Sula Arifi exchanged three short bursts with the two who were firing at him from behind a bank and then slipped away. But he hadn’t gone five hundred paces when a fearful pain caught him in the shoulder. A glance showed his jacket stained with blood. ‘Oh, the devil’, he thought. ‘Those dogs of Bajraktar have managed to get their teeth into me. What rotten luck!’ Painfully he managed to struggle out of his jacket and tried to stem the flow of blood by tying strips from his shirt around the wound. It was deep and bleeding heavily. Sula tested his arm, moving it backwards and forwards. ‘Thank goodness – at least it hasn’t touched the bone’, he comforted himself. ‘But I suppose that bit of metal’s still in me. I must get there and the comrades will pull it out.’

He made to move off, but he was no longer the man he had been the evening before. His makeshift bandage slipped and the bleeding continued. He was obliged to stop and tighten the strip of rag. On he went.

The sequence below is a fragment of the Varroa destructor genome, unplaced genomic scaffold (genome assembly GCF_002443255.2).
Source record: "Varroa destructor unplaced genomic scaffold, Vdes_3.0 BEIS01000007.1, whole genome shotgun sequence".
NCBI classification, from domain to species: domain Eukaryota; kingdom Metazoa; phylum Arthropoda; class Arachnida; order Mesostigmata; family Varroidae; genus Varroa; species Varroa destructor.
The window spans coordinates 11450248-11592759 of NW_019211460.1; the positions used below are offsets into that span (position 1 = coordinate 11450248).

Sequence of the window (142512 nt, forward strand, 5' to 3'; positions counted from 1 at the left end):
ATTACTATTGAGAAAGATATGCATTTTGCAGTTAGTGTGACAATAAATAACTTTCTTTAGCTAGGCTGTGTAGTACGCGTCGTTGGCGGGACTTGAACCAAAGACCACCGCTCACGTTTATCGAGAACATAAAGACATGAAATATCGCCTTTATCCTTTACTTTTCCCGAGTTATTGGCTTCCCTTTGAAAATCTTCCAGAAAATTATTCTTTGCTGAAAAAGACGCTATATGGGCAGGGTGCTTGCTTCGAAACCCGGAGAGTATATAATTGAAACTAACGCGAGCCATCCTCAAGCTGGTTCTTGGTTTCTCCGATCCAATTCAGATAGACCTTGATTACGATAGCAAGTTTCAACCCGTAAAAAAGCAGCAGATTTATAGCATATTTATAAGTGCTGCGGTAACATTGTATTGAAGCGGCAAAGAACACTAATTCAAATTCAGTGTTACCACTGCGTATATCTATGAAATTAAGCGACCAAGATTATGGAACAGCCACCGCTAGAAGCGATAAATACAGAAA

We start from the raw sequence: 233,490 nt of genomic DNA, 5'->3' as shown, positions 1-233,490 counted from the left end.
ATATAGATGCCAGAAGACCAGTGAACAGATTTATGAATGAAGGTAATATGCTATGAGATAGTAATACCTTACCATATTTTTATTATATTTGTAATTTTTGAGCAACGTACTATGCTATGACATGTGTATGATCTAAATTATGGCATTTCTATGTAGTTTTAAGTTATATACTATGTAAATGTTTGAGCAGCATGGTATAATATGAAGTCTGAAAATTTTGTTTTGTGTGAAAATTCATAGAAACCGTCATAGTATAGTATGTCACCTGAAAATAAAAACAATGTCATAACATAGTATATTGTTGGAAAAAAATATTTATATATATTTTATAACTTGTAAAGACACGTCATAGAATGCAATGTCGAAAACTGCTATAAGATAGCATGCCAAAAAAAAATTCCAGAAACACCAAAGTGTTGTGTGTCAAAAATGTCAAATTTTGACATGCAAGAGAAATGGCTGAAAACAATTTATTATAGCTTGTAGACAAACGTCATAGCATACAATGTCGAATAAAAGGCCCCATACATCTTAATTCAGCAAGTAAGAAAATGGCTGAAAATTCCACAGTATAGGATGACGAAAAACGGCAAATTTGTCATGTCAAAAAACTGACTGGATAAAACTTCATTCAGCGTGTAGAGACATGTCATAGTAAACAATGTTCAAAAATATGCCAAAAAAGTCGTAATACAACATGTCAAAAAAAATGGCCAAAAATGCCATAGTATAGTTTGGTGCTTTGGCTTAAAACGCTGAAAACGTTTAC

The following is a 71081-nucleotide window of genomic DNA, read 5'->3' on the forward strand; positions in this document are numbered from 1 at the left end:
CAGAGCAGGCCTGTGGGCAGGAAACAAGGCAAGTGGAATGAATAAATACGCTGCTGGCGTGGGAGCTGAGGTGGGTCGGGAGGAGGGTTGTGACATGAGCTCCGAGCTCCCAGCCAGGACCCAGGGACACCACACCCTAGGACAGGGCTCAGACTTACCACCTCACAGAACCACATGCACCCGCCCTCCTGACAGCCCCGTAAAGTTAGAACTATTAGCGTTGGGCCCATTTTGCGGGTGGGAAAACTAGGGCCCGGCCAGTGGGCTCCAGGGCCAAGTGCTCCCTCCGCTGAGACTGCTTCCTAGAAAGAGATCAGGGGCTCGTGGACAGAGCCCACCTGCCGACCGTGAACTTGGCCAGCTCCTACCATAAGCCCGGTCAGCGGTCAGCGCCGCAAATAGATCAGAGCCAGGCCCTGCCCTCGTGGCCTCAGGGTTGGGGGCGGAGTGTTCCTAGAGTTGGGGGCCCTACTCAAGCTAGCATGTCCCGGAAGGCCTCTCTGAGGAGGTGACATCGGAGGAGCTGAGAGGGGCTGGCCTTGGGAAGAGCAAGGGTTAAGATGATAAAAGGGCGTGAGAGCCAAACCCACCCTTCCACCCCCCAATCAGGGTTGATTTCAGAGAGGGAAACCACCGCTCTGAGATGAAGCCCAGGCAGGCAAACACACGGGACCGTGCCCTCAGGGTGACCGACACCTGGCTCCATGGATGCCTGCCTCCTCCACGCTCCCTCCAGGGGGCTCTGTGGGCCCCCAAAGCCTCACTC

‘Oh! it’s a long way, this Dibra!’

Near Cetushi a fine drizzle began and quickly turned to snow. And what snow! Flakes as big as your hand. The whole world was blotted out. Within an hour six inches, a foot of snow had fallen. Sula struggled forward, lifting his feet high as he plodded along. Unable to see a thing, he strained his ears for the sound of the river. ‘I’m all right’, he whispered, ‘I’m on the right track. Bless you, Black Drini!’ And he hurried his steps as if to keep pace with the river as it rushed northwards. Behind the partisan the snow immediately covered his footprints and the spots of blood.

Sula Arifi came to a halt. His legs would no longer obey him. His whole chest was a fire of agony from his wound, as if his ribs had been riddled with bullets. It was snowing as hard as ever. He couldn’t see ten paces ahead and neither could he hear the Drini. It had fallen silent. ‘Either I’ve lost my way or the river’s wider here and not making much noise’, thought the partisan.